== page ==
Zulip Chat Archive

Stream: new members

Topic: Partial functions


view this post on Zulip zaa (Oct 02 2018 at 00:29):

Are there cases where partial functions are actually necessary? [Should probably make a new topic.]

view this post on Zulip Bryan Gin-ge Chen (Oct 02 2018 at 00:43):

Necessary for lean, or for mathematics?

view this post on Zulip zaa (Oct 02 2018 at 00:44):

I can imagine that high school math (or some university math) definitely contains exercises with, for example, functions not defined for all real numbers.
"Find the domain of definition of blah-blah function, and it's range of values, etc."
"Find the solutions and don't forget about domain of definition."

Programming should have use for them too, imo (they could throws exceptions, errors or NaNs)

...

view this post on Zulip zaa (Oct 02 2018 at 00:44):

Necessary for lean, or for mathematics?

For math.

view this post on Zulip Mario Carneiro (Oct 02 2018 at 00:47):

There are plenty of places where partial functions in all their guises are useful

view this post on Zulip Mario Carneiro (Oct 02 2018 at 00:48):

But there are many ways to interpret what "partial function" even means

view this post on Zulip Bryan Gin-ge Chen (Oct 02 2018 at 00:48):

There are definitely lots of circumstances when the domain of a function is only a subset of some initial set that we are interested in; I guess you might call that a partial function, though I think most of the time people prefer just to talk about functions with different domains.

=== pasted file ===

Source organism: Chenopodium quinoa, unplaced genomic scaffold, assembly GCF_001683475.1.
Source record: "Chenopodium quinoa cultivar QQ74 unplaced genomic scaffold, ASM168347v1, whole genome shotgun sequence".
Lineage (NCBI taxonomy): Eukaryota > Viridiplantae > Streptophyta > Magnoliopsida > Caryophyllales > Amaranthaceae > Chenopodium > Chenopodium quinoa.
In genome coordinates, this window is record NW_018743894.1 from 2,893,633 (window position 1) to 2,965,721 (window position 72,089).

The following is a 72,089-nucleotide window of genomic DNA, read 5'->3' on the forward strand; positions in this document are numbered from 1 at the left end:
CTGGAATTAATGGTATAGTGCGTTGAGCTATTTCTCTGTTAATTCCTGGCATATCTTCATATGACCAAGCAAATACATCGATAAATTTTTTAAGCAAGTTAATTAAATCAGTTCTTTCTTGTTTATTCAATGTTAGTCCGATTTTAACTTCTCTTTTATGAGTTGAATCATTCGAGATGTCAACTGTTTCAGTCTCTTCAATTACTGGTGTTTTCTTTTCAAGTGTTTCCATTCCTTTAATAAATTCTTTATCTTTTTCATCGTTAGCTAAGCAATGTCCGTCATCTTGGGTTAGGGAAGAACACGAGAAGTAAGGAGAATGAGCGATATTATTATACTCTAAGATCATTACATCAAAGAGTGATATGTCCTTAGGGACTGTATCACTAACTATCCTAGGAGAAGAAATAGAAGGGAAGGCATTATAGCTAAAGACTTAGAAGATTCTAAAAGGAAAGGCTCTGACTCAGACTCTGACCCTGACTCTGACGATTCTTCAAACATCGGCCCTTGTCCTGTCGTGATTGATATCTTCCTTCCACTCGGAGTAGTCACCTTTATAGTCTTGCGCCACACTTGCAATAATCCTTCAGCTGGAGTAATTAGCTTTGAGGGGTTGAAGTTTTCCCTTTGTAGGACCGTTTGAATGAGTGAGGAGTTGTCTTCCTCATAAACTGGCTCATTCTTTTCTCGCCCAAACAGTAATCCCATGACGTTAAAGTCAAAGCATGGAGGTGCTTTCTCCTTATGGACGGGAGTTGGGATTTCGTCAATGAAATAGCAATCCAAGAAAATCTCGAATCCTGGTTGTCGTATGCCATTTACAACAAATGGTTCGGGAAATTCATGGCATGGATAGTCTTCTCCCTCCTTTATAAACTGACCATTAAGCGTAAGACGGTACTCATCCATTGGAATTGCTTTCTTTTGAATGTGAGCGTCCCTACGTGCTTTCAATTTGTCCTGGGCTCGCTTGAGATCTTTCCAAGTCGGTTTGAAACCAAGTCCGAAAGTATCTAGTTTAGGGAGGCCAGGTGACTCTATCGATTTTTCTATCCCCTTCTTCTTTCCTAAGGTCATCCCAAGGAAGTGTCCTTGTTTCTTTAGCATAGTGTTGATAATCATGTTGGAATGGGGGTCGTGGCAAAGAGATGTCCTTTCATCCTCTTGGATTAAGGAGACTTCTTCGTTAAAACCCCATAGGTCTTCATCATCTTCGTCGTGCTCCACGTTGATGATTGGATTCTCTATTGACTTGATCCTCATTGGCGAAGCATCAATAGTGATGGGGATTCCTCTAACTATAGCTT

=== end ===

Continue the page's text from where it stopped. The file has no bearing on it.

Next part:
view this post on Zulip Mario Carneiro (Oct 02 2018 at 00:49):

In dependent type theory, you have the ability to specify such precise domains that it is not really necessary to have a partial function in the truest sense

view this post on Zulip Mario Carneiro (Oct 02 2018 at 00:50):

Usually when I talk about a partial function in lean I mean a function with an argument that is a proof

view this post on Zulip Mario Carneiro (Oct 02 2018 at 00:50):

Every partial function is isomorphic to a total function, over the subtype

view this post on Zulip zaa (Oct 02 2018 at 00:51):

Usually when I talk about a partial function in lean I mean a function with an argument that is a proof

Like F: forall x, P x -> A?

view this post on Zulip Mario Carneiro (Oct 02 2018 at 00:51):

Right

view this post on Zulip Mario Carneiro (Oct 02 2018 at 00:53):

Actually there are two ways to losslessly totalize the function. One is to "push the argument left" to form the subtype {x // P x} -> A, and the other is to push the argument right, into the output, as X -> \Sigma p, p -> A

view this post on Zulip Mario Carneiro (Oct 02 2018 at 00:53):

also known as X -> roption A or X ->. A which is the mathlib type of partial functions

view this post on Zulip Mario Carneiro (Oct 02 2018 at 00:55):

When working in a programming context, it is often reasonable to upgrade this to X -> option A. Here the function will "tell you" if you have gone out of domain, and will return a result if not